I gave my kidney 6 months ago
To a woman named Cheryl, my other mother-in-law
We’ve walked a physical and spiritual road
Strengthening our faith and bonding as we go.
She’s doing great and says “I’m good as new”
Doc says I’ll be fully healed by July, or maybe even June
The tests have shown improvements thus far
We both are so grateful for the proof of love in our scars.
There’s no greater blessing than being called to love
God places a special calling in each one of our hearts
Just take time in silence and listen for that nudge from above
You don’t even have to give a kidney… or any body part.
We all have a chance to build our own narrative
A chapter of mine took place 6 months ago
A new motto for my life story: “Live to Give.”
I recently had my 6 month check up at the Mercy Health Kidney Transplant Center. The appointment was short and sweet. Fill out a survey, blood pressure check (top notch), blood sample, urine sample. Results couldn’t have been more positive.
Nurse: “Your creatinine was 0.8 mg/dL before donation (with two healthy kidneys), and it was 1.10 mg/dL right after donation. It is 1.0 mg/dL now. That is about a 23% decrease in function. We usually expect a 25-35% decrease in kidney function after donation. We will continue to monitor your levels at your 1 year and 2 year follow up. As a reference, the normal creatinine level for a healthy person with 2 kidneys is 0.5-1.5 mg/dL”
Things I didn’t anticipate in the last 6 months:
- Self-care: In October, I was really stressed at work and had a major event that I was helping to plan. I had signs of a bladder infection (which I had never had before in my life) but I ignored them, drank more water and hoped it would go away. Unfortunately, I wasn’t taking good care of myself with sleep, exercise and other self-care practices. Two days after the major event concluded I woke up with severe back pain on my right side (where the one kidney was). The bladder infection got so bad that I started having kidney pain, fever, chills, migraines and bladder pain. I immediately went to the doctor, had a urine test and was prescribed antibiotics. Lesson learned: Pay attention to warning signs and take care of yourself before it’s too late!
- I still have bruises: I always knew I bruised easily, but I didn’t realize the heparin shots from the hospital would keep the bruises on my legs! I still have minor traces of bruises on both sides. (I’ll spare you the photos) Again, if I would have been more knowledgeable to be able to decline so many of these shots, I would have.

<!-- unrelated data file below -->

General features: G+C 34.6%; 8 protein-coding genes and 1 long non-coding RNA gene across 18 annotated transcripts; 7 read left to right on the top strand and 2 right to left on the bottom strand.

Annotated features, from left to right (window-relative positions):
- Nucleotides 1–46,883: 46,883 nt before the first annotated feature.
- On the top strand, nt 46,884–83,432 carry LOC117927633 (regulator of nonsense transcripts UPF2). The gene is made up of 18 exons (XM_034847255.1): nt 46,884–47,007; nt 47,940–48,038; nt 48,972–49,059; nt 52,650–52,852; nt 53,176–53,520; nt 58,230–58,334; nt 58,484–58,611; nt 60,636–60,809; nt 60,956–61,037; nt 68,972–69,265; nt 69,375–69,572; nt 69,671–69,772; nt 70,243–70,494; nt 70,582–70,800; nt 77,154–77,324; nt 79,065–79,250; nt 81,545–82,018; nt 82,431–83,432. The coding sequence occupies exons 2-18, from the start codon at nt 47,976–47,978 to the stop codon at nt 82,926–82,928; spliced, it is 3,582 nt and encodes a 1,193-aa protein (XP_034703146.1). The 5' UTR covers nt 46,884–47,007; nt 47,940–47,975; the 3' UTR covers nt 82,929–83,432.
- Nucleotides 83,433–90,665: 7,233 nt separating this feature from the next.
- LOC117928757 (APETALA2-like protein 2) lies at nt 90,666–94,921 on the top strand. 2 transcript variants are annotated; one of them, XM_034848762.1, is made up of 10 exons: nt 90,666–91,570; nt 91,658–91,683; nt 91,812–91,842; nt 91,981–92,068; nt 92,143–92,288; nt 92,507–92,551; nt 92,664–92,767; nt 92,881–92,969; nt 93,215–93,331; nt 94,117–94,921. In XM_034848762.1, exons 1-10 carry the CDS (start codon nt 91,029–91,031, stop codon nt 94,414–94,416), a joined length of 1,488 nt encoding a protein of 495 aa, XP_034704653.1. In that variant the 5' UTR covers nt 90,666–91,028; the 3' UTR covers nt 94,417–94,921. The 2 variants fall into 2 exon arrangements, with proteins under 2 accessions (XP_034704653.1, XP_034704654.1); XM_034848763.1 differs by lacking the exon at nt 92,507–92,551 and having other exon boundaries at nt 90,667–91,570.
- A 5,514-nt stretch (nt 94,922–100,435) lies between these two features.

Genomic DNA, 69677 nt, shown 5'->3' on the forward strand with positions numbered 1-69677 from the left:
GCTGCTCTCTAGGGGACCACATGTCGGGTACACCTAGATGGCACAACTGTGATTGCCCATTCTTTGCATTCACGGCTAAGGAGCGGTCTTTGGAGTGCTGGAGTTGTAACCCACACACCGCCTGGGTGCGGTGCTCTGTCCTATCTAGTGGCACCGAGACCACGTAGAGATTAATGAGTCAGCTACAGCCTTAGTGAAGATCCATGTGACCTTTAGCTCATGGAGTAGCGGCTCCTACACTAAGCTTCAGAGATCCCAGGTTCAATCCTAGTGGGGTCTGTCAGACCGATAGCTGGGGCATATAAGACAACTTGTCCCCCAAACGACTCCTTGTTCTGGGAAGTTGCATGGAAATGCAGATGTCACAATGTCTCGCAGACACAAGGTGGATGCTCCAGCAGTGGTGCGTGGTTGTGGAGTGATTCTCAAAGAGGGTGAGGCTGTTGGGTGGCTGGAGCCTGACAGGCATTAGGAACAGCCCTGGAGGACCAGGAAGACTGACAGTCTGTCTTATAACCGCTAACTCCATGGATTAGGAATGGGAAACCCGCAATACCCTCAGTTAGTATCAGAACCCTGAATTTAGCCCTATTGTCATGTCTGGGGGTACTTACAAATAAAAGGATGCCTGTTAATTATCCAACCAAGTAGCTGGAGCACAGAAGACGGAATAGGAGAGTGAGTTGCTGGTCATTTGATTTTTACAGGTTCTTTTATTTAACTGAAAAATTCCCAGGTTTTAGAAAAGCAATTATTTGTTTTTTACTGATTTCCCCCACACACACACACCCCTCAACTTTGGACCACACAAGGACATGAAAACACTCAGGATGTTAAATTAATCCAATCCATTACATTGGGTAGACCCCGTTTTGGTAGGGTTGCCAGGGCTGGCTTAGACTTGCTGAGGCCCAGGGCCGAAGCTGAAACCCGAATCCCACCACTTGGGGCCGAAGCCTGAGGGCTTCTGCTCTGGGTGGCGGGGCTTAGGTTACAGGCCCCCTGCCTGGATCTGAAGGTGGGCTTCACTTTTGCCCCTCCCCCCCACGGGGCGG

- Incision pain: I am still a bit uncomfortable with wearing jeans on a long work day or sitting a lot. I will occasionally have shooting pains at the incision site. Typically holding pressure on the site helps. And on the drive home from work, you’d better believe that those pants are coming unbuttoned like I just ate the biggest steak of my life. Ha!
- Tight abdomen: I started yoga class again in December. I have been practicing yoga for about 8 years. It’s amazing how after taking a hiatus how you lose balance, elasticity and strength. I feel like a beginner all over again. I do wish I would have started stretching my abdomen much sooner. There was a bit of fear there, and now upward dog hurts more than I would like to admit. I am gently getting back to core flexibility and strength, but in hindsight would have started on these things much sooner.
- Weight gain: Since before surgery I have gained about 10 pounds. I don’t think it’s because I lost a kidney. It’s definitely because I kept eating like I did when I was exercising 4-5 days a week and it took me several months to decrease my calorie intake and get back into an active lifestyle. I’m slowly starting to shed the weight again, but it does get depressing not being able to fit into clothes. I try to stay positive by celebrating the small successes!
Still no regrets! Warning: Scar photos below. 🙂
As always, I’m open to any questions or sharing stories. Shoot me a message any time!